Fear of Failure
Why are we so afraid of failure?
Failure means different things to different people; due to our upbringing, beliefs, values and obviously the standards we set for ourselves.
Failure for one person may not be a failure for someone else.
First of all, you need to really be clear about what failure means to you and why.
Think about something you are not doing and then think of all the reasons you are giving yourself for not doing it. What would it look like if you failed?
What if someone laughs? What if it just confirms that I don’t know what I am talking about? What if it makes people think I think I am better than they are? What if I really don’t know enough? What if they say no?
Think then of where these fears came from?
What made you first start thinking that failure was not an option? Where did you learn about failure?
How to move forward?
You can choose to never do anything new ever again.
You can watch life from the sidelines and never experience the joy of achieving something you weren’t 100% sure you could do.
You can realise that failing at something doesn’t make you a failure, it just means this attempt didn’t work.
You can see it as part of the road to success.
You can learn from it. “Doing it that way doesn’t quite get me the result I expected, so what will?”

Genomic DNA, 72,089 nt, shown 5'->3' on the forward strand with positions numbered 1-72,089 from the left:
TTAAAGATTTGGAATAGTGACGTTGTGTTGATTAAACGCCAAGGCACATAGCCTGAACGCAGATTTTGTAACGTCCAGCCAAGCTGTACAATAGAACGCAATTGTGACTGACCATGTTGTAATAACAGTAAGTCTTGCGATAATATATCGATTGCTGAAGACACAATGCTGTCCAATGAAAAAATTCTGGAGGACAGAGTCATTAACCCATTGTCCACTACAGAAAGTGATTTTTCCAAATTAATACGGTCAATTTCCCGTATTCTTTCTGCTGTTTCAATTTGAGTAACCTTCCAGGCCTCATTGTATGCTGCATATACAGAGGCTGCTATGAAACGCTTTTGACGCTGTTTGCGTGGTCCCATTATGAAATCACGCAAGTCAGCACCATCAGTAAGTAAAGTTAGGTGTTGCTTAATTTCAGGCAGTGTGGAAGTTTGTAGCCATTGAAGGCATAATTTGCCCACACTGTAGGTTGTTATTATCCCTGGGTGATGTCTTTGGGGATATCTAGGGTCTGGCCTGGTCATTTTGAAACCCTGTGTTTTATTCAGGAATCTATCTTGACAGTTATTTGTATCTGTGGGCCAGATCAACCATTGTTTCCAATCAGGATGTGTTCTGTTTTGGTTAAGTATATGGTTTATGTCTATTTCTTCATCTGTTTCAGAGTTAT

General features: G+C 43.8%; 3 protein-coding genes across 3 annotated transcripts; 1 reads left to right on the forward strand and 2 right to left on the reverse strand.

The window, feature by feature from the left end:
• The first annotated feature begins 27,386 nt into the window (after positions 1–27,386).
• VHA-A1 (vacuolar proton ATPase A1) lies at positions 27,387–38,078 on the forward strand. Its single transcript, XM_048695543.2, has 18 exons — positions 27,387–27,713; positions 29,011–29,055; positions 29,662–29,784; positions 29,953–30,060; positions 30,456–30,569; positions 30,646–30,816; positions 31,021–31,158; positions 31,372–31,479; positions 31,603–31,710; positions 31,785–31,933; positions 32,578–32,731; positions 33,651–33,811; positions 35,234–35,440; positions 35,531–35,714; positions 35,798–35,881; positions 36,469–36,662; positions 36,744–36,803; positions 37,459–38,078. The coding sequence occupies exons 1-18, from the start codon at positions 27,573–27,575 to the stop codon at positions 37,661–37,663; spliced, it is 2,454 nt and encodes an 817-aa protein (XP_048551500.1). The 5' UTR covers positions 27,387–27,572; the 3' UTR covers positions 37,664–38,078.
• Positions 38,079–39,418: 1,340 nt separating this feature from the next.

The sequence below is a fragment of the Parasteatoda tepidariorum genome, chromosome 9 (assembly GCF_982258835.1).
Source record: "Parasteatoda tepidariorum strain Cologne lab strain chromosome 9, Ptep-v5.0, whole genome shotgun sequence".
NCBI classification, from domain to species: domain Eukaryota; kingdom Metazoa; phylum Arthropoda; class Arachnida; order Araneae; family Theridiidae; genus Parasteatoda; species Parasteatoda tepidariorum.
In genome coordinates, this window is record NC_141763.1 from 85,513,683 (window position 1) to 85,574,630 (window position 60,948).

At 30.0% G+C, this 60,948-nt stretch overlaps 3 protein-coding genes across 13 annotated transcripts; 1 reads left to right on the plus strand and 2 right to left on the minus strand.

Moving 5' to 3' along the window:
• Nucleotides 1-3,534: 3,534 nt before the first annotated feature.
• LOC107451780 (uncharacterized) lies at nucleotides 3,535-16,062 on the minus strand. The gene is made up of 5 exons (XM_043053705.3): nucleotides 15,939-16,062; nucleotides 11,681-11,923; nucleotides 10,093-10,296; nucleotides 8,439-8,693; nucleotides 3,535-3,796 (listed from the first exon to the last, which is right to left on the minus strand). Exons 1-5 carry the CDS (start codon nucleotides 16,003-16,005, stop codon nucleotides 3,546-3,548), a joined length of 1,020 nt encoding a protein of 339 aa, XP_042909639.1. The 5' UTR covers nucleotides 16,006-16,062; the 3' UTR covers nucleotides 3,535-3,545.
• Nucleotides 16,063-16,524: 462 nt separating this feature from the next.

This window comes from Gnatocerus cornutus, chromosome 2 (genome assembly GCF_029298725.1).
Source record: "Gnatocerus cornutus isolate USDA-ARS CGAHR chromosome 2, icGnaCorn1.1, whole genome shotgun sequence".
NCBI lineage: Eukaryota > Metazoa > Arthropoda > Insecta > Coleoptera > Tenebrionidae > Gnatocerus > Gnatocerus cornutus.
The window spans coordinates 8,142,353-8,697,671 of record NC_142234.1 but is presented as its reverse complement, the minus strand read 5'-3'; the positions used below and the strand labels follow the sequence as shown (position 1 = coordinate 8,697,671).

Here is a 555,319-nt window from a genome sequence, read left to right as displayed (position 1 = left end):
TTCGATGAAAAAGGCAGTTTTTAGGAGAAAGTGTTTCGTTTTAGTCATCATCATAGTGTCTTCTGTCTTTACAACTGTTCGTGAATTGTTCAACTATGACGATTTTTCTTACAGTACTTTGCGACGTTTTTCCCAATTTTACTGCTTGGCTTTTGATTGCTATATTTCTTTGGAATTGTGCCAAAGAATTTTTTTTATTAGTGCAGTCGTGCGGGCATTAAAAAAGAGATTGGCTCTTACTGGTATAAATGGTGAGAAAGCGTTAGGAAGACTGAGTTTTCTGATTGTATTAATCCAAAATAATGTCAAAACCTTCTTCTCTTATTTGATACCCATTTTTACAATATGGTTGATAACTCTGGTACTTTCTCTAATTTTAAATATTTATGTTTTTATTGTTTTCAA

One of the best ways to face the fear is to think about times when you have not given up?
Think about when your child was starting to walk. Did they fall down on more than one occasion? Did you encourage them to stop after the first few attempts?
No, you cheered them on and encouraged them “come on, come to mummy/daddy, you can do it”.
Even something simple like the first time you made hummus or a cake. Was it lumpy as anything or so thick you could use it as a concrete substitution? Did you give up?
Another way is to think about all the outcomes and the worst case scenarios.
For example if you do a Facebook Live talking about a subject you are passionate about,
Outcome 1 – some people may think “who does she think she is?”
Outcome 2 – Some people may watch it and think “wow, I didn’t know that” or “I love her honesty/sense of humour/the way she tells me in language I understand”
Outcome 3 – Some people may watch it and think “this is not something I’m interested in”
Worst case scenario – everything goes wrong and you say the wrong thing, you totally freeze or your mic doesn’t work.
So what? Did the world end? Are your family safe? Did it cost you this month’s rent? If no, so what?
If you can see this as a learning opportunity and work out why you said what you did or why you froze as soon as you went live, you can work out how to avoid that in future – “froze/said wrong thing so perhaps a few prompts on a post-it may help next time?”
Others have failed first
Oprah Winfrey was fired from her first TV job.
J K Rowling was turned down by 12 publishers before one took her on.
Walt Disney was told his work lacked imagination.
Stephen King has his first book rejected 30 times
Michael Jordan was cut from his high school basketball team because his coach believed he lacked the relevant skills.
Each of those people have said that failing helped them to succeed.